The GMC has published guidance on the development of surveys that would be approved for use in revalidation, [21] and we used this guidance to develop a new version of GPAQ (GPAQ-Revalidation or GPAQ-R) that would be suitable both for revalidation and for a range of other NHS purposes such as the incentive given to GPs to carry out patient surveys and engage patients in planning improvements based on the results [22]. The aim of our approach was to reduce the number of different surveys that GPs and practices might need to use. We describe the development and psychometric properties of this new instrument.

Methods

Development of the new questionnaire

GPAQ-R was developed from the existing current version of GPAQ (V3 [2]) with the following steps:
  1. 1.

    Moving the questions relating to the doctor patient consultation to the front of the questionnaire. These are the items necessary for revalidation. The purpose of this was so that the survey could be used with the front page alone if other items relating to wider practice organisation were not required. This also ensured that the instructions to the patient relating to the purpose of the survey were as close as possible to questions relating to the individual doctor’s performance.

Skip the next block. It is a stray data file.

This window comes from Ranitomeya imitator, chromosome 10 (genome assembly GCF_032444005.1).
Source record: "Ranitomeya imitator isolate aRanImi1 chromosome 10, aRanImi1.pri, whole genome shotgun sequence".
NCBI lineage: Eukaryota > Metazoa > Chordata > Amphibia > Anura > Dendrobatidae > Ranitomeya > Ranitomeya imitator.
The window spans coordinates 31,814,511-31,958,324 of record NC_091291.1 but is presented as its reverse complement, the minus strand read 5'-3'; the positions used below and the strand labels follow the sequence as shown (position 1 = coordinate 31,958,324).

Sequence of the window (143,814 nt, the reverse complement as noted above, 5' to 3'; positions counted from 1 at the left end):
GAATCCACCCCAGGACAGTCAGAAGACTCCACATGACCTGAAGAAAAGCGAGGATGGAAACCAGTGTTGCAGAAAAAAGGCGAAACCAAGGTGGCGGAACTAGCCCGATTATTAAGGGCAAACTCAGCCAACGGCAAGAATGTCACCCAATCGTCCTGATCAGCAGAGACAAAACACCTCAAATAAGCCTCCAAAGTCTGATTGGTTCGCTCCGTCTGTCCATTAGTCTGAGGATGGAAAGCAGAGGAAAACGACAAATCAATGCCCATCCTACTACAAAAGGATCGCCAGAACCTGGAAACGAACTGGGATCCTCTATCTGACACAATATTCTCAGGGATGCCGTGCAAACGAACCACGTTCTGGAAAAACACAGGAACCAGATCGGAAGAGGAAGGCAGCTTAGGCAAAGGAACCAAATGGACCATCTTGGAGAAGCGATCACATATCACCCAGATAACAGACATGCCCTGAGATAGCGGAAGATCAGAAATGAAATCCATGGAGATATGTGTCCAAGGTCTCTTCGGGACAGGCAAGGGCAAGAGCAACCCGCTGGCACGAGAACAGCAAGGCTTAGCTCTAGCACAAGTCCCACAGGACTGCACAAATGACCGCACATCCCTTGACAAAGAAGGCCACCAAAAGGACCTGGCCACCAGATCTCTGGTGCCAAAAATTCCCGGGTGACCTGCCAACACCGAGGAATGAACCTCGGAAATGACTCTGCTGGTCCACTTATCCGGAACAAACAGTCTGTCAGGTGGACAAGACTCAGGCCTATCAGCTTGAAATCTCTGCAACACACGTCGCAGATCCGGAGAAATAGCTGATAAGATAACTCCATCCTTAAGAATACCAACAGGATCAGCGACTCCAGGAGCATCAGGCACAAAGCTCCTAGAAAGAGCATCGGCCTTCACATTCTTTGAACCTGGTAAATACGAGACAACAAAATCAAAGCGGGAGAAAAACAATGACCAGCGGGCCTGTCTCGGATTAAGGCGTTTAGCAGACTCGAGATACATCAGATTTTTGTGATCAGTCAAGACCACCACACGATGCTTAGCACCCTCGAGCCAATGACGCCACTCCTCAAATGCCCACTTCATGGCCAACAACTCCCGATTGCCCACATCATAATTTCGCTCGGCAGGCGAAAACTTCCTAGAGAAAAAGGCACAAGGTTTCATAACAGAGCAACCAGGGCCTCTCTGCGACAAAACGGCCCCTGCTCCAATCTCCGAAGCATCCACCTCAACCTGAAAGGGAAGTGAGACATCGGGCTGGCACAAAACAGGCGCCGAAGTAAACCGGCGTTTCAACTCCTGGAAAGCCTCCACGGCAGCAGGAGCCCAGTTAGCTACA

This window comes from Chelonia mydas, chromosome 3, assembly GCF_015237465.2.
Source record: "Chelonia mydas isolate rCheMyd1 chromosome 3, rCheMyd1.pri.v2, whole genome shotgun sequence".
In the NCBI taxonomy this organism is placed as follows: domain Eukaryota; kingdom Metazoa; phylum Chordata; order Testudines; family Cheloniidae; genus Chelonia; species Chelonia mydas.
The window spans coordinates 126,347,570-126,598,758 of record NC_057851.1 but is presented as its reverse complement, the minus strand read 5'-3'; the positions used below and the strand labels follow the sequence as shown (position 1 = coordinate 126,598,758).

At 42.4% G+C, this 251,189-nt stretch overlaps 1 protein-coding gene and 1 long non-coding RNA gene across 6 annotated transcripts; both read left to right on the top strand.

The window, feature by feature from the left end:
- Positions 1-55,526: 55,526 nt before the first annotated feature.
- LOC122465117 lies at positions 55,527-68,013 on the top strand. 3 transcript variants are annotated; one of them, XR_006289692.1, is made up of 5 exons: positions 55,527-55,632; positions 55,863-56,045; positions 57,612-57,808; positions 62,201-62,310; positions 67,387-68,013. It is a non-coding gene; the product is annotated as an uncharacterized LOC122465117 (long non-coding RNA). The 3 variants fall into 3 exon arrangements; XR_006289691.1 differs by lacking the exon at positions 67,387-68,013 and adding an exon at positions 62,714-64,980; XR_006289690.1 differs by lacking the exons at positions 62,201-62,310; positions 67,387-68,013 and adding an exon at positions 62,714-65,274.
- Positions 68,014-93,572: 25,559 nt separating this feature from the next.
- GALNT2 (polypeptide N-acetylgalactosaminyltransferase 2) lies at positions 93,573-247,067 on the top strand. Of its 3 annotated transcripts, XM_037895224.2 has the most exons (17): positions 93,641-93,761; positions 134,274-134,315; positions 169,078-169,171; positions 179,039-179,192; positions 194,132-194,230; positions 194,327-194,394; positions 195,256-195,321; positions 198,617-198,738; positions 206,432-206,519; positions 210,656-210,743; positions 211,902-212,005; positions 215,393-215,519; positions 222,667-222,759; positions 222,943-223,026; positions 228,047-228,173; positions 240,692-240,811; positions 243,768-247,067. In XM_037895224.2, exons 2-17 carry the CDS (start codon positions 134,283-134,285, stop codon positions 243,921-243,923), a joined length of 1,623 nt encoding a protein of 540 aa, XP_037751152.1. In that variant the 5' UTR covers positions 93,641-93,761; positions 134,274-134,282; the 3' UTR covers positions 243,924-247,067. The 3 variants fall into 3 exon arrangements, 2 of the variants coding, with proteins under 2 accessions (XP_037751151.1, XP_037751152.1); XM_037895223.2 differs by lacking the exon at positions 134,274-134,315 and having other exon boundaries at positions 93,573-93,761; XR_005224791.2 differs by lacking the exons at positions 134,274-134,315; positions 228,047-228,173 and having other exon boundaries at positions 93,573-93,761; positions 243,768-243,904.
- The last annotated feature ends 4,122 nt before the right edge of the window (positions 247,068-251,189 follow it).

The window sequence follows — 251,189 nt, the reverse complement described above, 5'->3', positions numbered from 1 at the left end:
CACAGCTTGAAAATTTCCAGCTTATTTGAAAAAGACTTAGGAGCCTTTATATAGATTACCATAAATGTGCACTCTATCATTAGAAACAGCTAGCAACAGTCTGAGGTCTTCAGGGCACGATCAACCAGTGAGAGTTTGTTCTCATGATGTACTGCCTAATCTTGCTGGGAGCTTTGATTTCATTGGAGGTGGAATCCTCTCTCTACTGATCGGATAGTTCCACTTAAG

2. 2.

    Modification of some GPAQ questions on the doctor patient consultation to incorporate questions from the GMC questionnaire This ensured that GPAQ-R addressed the values and principles set out in the GMC’s Good Medical Practice [23] in a similar way to that in the GMC’s own questionnaire. Mapping of questions in GPAQ-R to Good Medical Practice and to the GMC’s questionnaire is shown in Table 1.

     
  3. 3.

    Cognitive testing of the new questionnaire for ease of completion and comprehensibility. This was done by VR with 10 patients with ages ranging from 18 to 90. The main aim of cognitive testing was to ensure that the questions and scales were clear and unambiguous. Only limited cognitive testing was required as all items were taken or adapted from existing questionnaires.

     
  4. 4.

    As required in GMC guidance, all relevant items include a ‘not applicable’ or ‘does not apply’ option and space was provided for free text comments on the doctor. Appropriate instructions were given about the purpose of the questionnaire and the anonymity of responses (Additional file 1)

     
Table 1

Mapping GPAQ-R items to attributes of Good Medical Practice and to the GMC’s patient questionnaire